So, what is your motivation?  When it comes losing weight, finding a new job, getting married, having a medical procedure, or even planning for life’s eventualities – what is motivating you to make the choices you made or are about to make?  Without motivation you simply cannot achieve anything.  The next time you admire someone’s accomplishment, including your own, it makes more sense to ask WHY they did what they did instead of HOW because, when the why is clear, the how is easy.

Modified from a speech given by Jessamyn Putnam at the Women Empowering Women event at the Vineyard B&B at Lost Creek Ranch on November 5, 2019.  Copyright 2019 Jessamyn Putnam.

Jessamyn Putnam at the Women Empowering Women event, pictured bottom row, second from the right.

The Race to the Bottom: Is Price the Only Consideration When Choosing a Funeral Home or Cremation Provider?

Knowledge, quality, service, personalization, legally compliant, going above and beyond, time spent with the family – these are the qualities that people take for granted that they will receive when choosing a funeral home or crematory.  However, there appears to be a race to the bottom in the funeral industry that is negatively impacting the ability of funeral homes and crematories or cremation providers to meet these expectations and many families are walking away from the burial or cremation of a loved one – disappointed.

With on-line options touting cheap cremations and some funeral homes BOLDLY UNDERLINING IN ITALICIZED CAPS THAT THEY WILL PRICE MATCH,  it is clear that the funeral industry incorrectly believes that the number one priority to someone shopping for a funeral home or crematory is price.   And by trying to be the cheapest, many in the funeral industry have initiated a race to the bottom by cutting corners.  Some families tell stories of illegal solicitation efforts, of being offered “Factory Second” urns, being rushed through their initial meeting, receiving the cremated remains of their loved one in the mail, or not being provided options for a service or help with insurance or the option to purchase death certificates, just to name a few.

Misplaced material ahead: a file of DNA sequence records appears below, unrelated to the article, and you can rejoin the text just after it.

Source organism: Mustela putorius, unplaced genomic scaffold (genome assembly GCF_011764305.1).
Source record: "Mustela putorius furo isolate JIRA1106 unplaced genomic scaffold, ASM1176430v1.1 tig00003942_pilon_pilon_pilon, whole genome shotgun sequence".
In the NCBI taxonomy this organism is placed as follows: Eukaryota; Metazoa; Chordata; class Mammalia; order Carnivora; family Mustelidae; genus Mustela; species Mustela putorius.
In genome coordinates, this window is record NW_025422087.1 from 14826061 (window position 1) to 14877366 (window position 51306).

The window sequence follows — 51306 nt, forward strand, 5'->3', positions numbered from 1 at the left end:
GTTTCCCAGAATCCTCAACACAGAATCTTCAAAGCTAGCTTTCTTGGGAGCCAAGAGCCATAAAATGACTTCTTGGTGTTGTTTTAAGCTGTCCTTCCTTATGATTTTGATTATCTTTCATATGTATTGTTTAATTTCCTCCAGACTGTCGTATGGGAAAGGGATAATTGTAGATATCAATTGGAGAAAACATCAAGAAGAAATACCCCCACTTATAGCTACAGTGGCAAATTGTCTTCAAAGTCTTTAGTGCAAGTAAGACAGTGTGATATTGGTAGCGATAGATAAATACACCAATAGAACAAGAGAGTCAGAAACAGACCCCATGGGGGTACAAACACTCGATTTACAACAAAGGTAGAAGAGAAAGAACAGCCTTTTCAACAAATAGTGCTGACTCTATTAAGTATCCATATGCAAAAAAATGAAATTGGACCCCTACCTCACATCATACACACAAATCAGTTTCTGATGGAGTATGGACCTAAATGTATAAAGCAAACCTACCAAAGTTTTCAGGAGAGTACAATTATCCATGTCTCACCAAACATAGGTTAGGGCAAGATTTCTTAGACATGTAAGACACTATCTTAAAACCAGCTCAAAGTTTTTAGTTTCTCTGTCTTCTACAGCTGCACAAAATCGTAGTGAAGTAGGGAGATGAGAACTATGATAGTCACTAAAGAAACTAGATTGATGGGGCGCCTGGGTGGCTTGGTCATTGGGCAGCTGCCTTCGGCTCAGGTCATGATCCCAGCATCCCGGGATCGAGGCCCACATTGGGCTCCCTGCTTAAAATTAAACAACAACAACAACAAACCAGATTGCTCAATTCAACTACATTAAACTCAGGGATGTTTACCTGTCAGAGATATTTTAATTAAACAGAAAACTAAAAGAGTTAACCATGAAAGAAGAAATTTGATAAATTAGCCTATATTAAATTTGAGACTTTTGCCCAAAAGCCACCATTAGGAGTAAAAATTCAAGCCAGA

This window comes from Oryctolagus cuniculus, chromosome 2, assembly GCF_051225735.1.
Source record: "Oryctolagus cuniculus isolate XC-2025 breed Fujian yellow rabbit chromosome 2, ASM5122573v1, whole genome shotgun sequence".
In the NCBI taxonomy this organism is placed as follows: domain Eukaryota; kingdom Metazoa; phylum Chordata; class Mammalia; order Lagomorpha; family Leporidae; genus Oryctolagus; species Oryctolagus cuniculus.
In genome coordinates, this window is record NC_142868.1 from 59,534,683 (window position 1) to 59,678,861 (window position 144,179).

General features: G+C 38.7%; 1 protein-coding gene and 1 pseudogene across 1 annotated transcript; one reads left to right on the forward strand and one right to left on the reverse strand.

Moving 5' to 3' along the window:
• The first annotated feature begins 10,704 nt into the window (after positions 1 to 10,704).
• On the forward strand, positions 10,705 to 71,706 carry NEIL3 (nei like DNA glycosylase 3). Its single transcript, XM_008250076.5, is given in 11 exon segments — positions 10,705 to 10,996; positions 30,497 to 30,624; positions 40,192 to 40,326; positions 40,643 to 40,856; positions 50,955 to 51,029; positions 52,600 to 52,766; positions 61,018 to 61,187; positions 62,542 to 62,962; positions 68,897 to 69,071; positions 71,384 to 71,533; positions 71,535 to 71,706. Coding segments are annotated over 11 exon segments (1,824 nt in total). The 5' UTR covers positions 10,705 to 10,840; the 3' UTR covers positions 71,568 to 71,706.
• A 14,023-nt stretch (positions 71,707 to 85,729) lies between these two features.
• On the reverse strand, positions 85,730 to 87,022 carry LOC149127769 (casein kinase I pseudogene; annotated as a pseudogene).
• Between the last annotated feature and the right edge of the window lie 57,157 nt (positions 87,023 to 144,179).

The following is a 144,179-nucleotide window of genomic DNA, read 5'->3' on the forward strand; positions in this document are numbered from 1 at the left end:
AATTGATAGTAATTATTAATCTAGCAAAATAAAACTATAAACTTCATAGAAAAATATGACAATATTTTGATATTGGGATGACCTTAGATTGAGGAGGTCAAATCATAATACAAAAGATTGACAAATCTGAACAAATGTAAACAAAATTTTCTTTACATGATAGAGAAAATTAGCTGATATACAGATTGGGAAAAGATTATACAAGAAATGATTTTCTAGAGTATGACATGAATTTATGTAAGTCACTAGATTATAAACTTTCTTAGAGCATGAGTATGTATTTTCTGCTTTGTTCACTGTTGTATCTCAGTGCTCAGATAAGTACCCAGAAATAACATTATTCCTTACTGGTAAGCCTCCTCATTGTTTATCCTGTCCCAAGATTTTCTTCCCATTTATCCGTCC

The final disposition following a death is just that – final.  Families only have one opportunity to have it done right.  There are no do-overs.  So while consumers and funeral homes have been trained to buy and sell solely on price, the race to the bottom, to be the cheapest, has the potential to leave a family bereft and unhappy with how the final disposition of their loved one has been handled.

What can you do to ensure that your expectations are met?  When shopping for a funeral home, crematory, or cremation provider, look beyond the price.  Ask yourself, what am I giving up by going with the cheapest option?  Am I missing out on using a local business who hires locals and volunteers time and money to the community?  Am I missing out on knowledge, or quality, or service?  Am I using a funeral home that engages in shady or illegal practices or finds other ways to cut corners?  And if a funeral home is visibly cutting corners, how might they be cutting corners with my loved one when I am not in the room?  Am I missing out by using a funeral home or cremation provider that really cares and is going to take time with me and help me build a positive foundation for grief?  Am I using a middleman who is going to ship my loved one hours away to be cremated?

In other words, look beyond price and ask questions about what makes a funeral home or crematory or cremation provider different and ask questions about things that are important to you.

You can no longer expect a certain level of service when contracting a funeral or cremation – the race to the bottom, to be the cheapest, has created an environment in which funeral homes and cremation providers are doing whatever they can to cut costs, doing whatever they can to provide a consumer with the cheapest funeral or cremation out there, when maybe what the consumer really wants is for their loved one’s funeral or cremation done well and done right.